Coronavirus is probably the #1 concern in investors’ minds right now. It should be. We estimate that COVID-19 will kill around 5 million people worldwide and there is a 3.3% probability that Donald Trump will die from the new coronavirus (read the details.). In these volatile markets we scrutinize hedge fund filings to get a reading on which direction each stock might be going. The latest 13F reporting period has come and gone, and Insider Monkey is again at the forefront when it comes to making use of this gold mine of data. We have processed the filings of the more than 835 world-class investment firms that we track and now have access to the collective wisdom contained in these filings, which are based on their December 31 holdings, data that is available nowhere else. Should you consider Johnson & Johnson (NYSE:JNJ) for your portfolio? We’ll look to this invaluable collective wisdom for the answer.
Is Johnson & Johnson (NYSE:JNJ) going to take off soon? The best stock pickers are buying. The number of long hedge fund bets rose by 1 in recent months. Our calculations also showed that JNJ ranks 27th among the 30 most popular stocks among hedge funds (click for Q4 rankings and see the video below for Q3 rankings). JNJ was in 85 hedge funds’ portfolios at the end of December. There were 84 hedge funds in our database with JNJ holdings at the end of the previous quarter.
Video: Click the image to watch our video about the top 5 most popular hedge fund stocks.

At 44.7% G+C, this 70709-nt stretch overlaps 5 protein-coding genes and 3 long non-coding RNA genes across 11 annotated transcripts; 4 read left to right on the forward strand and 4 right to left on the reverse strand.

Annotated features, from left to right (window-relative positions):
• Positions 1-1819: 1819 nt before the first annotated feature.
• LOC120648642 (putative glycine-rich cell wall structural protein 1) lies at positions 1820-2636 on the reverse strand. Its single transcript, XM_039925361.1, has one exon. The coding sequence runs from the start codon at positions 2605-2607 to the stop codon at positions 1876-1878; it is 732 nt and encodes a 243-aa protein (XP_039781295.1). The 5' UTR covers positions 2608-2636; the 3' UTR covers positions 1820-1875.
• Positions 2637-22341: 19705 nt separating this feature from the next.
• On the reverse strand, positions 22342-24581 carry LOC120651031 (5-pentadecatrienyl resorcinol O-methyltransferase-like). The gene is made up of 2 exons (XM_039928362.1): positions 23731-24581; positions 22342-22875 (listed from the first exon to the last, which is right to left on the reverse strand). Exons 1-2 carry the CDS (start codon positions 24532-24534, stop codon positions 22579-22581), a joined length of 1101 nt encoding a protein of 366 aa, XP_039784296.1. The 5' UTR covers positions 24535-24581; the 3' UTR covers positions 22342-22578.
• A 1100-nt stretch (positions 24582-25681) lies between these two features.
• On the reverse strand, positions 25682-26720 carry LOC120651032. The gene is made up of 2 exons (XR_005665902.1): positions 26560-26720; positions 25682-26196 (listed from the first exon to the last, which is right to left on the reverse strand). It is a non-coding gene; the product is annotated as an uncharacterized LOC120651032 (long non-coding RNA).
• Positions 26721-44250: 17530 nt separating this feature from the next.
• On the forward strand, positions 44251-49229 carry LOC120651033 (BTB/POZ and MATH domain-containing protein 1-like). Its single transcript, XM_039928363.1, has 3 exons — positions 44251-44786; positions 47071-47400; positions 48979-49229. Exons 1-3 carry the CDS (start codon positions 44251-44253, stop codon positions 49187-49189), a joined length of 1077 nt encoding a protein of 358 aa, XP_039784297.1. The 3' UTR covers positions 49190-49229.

Why do we pay any attention at all to hedge fund sentiment? Our research has shown that a select group of hedge fund holdings outperformed the S&P 500 ETFs by more than 41 percentage points since March 2017 (see the details here). We were also able to identify in advance a select group of hedge fund holdings that’ll significantly underperform the market. We have been tracking and sharing the list of these stocks since February 2017 and they lost 35.3% through March 3rd. That’s why we believe hedge fund sentiment is an extremely useful indicator that investors should pay attention to.
We leave no stone unturned when looking for the next great investment idea. For example Europe is set to become the world’s largest cannabis market, so we check out this European marijuana stock pitch. We read hedge fund investor letters and listen to stock pitches at hedge fund conferences, and and go through short-term trade recommendations like this one. We even check out the recommendations of services with hard to believe track records. In January, we recommended a long position in one of the most shorted stocks in the market, and that stock returned nearly 50% despite the large losses in the market since our recommendation. Keeping this in mind we’re going to take a glance at the new hedge fund action encompassing Johnson & Johnson (NYSE:JNJ).
How have hedgies been trading Johnson & Johnson (NYSE:JNJ)?
Heading into the first quarter of 2020, a total of 85 of the hedge funds tracked by Insider Monkey were long this stock, a change of 1% from one quarter earlier. The graph below displays the number of hedge funds with bullish position in JNJ over the last 18 quarters. With the smart money’s sentiment swirling, there exists a select group of key hedge fund managers who were increasing their holdings significantly (or already accumulated large positions).